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Recent protests highlight urgency of Burma’s Rohingya crisis

(Photo: AP)

By Casey Hynes
February 16, 2015

After a brief window of hope earlier last week, Rohingya in Burma’s Rakhine State were once again shut out of the political system after protesters demanded they be barred from participating in an upcoming referendum. The Rohingya are among the most persecuted people in Burma, and are frequently the targets of anti-Muslim sentiment and violence. Despite the fact that many Rohingya were born in Burma and that their families have lived in the country for generations, the government refuses to recognize them as citizens, insisting that they are refugees from Bangladesh and must therefore identify as Bengali.

Things were looking ever-so-slightly up for the persecuted minority last week, when the government said it would issue Rohingya white cards, documents that would allow them to vote. However, the government backtracked on that after Buddhist nationalist protesters demanded that they reverse course.

Anti-Rohingya sentiment has simmered and occasionally reached a boiling point in Rakhine State since 2012. The situation for Rohingya is dire, as many are forced to flee the country or live in crowded, sparse camps. The lack of recognition of their citizenship is a huge barrier to them defending their rights. Buddhist-Muslim violence has also spread to other parts of the country, but tensions are particularly concentrated in Rakhine state.

“Many Rakhine feel that if Rohingya are legally recognized, then they’ll encroach on Rakhine culture, land, and resources,” said Matthew Smith, co-founder and executive director of the organization Fortify Rights. “It’s a genuine fear.”

As noted in the Washington Post, Burma has made rapid, significant progress in recent years, welcoming foreign investment and paving the way for groundbreaking innovations in the country. But it is still a nation rife with human rights violations, and the Rohingya continue to suffer regularly, particularly due to what Smith describes as a “base discrimination against Muslims” that “permeates everything in Rakhine State.”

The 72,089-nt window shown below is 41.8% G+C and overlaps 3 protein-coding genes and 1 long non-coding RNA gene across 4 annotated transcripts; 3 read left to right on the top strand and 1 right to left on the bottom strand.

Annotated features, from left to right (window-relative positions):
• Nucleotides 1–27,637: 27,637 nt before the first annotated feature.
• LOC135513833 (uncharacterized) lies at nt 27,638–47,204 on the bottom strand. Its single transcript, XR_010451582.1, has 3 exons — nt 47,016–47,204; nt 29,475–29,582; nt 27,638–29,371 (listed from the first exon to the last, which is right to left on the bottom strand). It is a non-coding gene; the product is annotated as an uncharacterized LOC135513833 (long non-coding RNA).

Reuters described the dark situation faced by Rohingya in a June 2014 piece that addressed a nationalist campaign to constrict the amount of humanitarian aid provided to the community of one million, including 140,000 displaced people.

Smith criticized the government’s lack of action on protection for the Rohingya.

“Thein Sein is playing politics in all the wrong ways,” he said. “The sign of a great leader is a willingness to take principled positions on unpopular issues, and we’re just not seeing that from [Burma’s] political elite. That’s because some actually believe the nonsense they preach on this issue, while others demonstrate political cowardice.”

Human rights groups and advocates have condemned the treatment of the Rohingya, and Human Rights Watch described the appalling situation as an ethnic cleansing campaign. Nonetheless, they have so far been left behind when it comes to official policy and the government often seems on the side of nationalists who resent and oppose the Rohingyas’ place in Burma. Indeed, Smith said, “the government has been fanning anti-Rohingya flames for years and continues to do so. It’s irresponsible.” The situation in Rakhine is far from stable, with locals nervous about the potential for violent flare-ups.

“Local Rakhine in Sittwe have told us they’re nervous there will be more violence, and the protests are a worrying sign,” Smith said. “If anything, the protests are representative of the simmering anger and unchecked misunderstandings in the state.”

Smith said that the Rohingya crisis has already given pause to some foreign investors and is a concern for some in the diplomatic community. But a sustained campaign of documenting violence and abuses against the Rohingya, and consistent, widespread pressure for their recognition is the only way to ensure these criminal behaviors will stop.

It’s up to the government to take a firm stand in favor of the Rohingya and “combat deep-seeded discriminatory and hateful attitudes,” but it’s also up to the international community to hold the government accountable, Smith said. U.S. President Barack Obama urged the Burmese government to act on behalf of the Rohingya, but little has improved since that visit. Even iconic leader Aung San Suu Kyi has been reluctant to explicitly take up their cause.

“There’s a well-founded fear that the Rohingya will be sacrificed by the international community on the altar of political reform, and we’re already seeing that from some corners,” Smith said. “There’s not nearly enough outrage in the international community about what’s happening in Rakhine state, and there’s a trend of compromise on Rohingya rights in the name of pragmatism. That’s truly detrimental to long term stability in the region.”

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